What is Independent Events in Probability?

What is Independent Events in Probability?

The definition of independence in probability: Event A and B are independent if and only if P(A ∩ B) = P(A) x P(B). Sometimes people misuse the terms independence of events with mutually exclusive or disjoint events or vice versa. Don’t get confused with those two term  independence of events is completely different property. To get clear view visit this article.

If A and B are independent then

P( A | B ) = [ P(A) x P(B) ] / P(B) = P(A) for P(B) > 0

P( B | A) = [ P(A) x P(B)] / P(A) = P(B) for P(A) > 0

Check for Independence of Two Events
When A and B have non – zero probabilities of occurring; below 3 statements are equivalent:
1. P( A ∩ B ) = P(A) x P(B)
2. P( A | B ) = P(A)
3. P( B | A ) = P(B)

If they are true, then A and B are independent.
If they are false, then A and B are non independent.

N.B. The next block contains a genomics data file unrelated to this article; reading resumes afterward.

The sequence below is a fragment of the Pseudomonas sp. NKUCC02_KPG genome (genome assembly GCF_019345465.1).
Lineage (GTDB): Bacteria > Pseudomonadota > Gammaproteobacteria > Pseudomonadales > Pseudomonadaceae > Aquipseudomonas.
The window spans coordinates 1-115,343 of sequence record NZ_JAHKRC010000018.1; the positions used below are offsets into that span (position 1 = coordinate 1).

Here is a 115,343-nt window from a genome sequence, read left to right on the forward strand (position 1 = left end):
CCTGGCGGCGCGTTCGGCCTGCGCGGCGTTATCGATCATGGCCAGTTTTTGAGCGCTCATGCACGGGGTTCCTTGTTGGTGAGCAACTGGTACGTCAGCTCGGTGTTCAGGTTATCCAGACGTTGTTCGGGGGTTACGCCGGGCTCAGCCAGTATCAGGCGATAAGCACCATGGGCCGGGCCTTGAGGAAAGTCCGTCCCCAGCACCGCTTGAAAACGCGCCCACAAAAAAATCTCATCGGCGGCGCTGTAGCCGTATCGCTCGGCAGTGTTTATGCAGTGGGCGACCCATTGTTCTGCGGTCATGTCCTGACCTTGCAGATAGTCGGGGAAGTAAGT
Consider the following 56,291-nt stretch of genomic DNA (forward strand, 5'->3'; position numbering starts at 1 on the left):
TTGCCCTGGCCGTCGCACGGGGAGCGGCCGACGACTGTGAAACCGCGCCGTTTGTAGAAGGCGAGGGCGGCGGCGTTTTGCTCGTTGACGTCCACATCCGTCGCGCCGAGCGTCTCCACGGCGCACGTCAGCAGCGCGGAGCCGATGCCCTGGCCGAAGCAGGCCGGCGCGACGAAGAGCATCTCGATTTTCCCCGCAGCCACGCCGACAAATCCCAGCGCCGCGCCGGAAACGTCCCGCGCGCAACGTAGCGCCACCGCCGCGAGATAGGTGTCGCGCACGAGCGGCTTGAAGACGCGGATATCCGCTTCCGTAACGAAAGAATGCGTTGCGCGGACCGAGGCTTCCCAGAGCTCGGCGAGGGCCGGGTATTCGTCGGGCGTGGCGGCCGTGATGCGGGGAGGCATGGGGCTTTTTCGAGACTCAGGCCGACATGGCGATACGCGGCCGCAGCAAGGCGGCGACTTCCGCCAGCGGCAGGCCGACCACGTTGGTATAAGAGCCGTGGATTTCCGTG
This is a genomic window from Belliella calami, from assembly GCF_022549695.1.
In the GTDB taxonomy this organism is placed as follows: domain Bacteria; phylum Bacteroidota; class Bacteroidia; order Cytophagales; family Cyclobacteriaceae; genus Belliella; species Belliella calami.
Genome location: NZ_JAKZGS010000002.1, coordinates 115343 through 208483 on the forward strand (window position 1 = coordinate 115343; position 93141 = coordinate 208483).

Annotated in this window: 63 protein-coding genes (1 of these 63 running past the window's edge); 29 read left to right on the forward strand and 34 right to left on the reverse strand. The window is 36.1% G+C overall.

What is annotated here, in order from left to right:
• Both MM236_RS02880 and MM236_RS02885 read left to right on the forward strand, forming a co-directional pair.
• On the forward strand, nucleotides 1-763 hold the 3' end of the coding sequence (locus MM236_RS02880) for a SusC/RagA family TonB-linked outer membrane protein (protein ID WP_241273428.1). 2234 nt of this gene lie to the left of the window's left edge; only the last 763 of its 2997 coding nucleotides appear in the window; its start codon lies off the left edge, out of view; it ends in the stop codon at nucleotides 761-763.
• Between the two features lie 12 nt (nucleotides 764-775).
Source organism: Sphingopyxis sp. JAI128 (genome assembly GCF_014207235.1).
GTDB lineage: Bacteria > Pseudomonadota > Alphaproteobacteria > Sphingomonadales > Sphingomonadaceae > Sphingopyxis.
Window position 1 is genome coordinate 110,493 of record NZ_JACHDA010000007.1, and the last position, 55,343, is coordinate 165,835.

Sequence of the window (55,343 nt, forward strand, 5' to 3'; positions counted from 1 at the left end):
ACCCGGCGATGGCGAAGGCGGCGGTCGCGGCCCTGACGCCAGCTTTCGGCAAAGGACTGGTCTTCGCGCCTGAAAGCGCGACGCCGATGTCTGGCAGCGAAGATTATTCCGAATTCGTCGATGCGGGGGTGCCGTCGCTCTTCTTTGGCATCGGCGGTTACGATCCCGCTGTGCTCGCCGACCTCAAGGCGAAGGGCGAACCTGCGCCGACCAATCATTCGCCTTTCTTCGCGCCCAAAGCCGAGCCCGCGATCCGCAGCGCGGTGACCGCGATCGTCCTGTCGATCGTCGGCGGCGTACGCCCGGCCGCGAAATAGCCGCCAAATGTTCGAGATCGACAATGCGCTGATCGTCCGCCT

Example 1:
Suppose P(A) = 0.7 and P(B) = 0.2 and A and B are independent. What is P( A ∩ B )?
solution:
P( A ∩ B ) =P(A) x P(B) = 0.7 x 0.2 = 0.14
Here, Since A and B are independent. Conditional Probability of:
P (A | B) = 0.7 and P(B | A) = 0.2

Example 2:
Suppose P(A) = 0.4 and P(B) = 0.8, and  P( A ∩ B ) = 0.36. Are A and B independent?
solution:
we have P( A ∩ B ) = 0.36
P(A) x P(B) = 0.4 x 0.8 = 0.32
P(A) x P(B) ≠ P( A ∩ B )
Hence, A and B are not independent.
P( A | B ) = P( A ∩ B ) / P(B) = 0.36 / 0.8 = 0.45 ≠ P(A)
P( B | A ) = P( B ∩  A) / P(A) = 0.36 / 0.4 = 0.9 ≠ P(B)

NOTE:
When two events are independent, the occurrence of one event does not change the probability of the other event.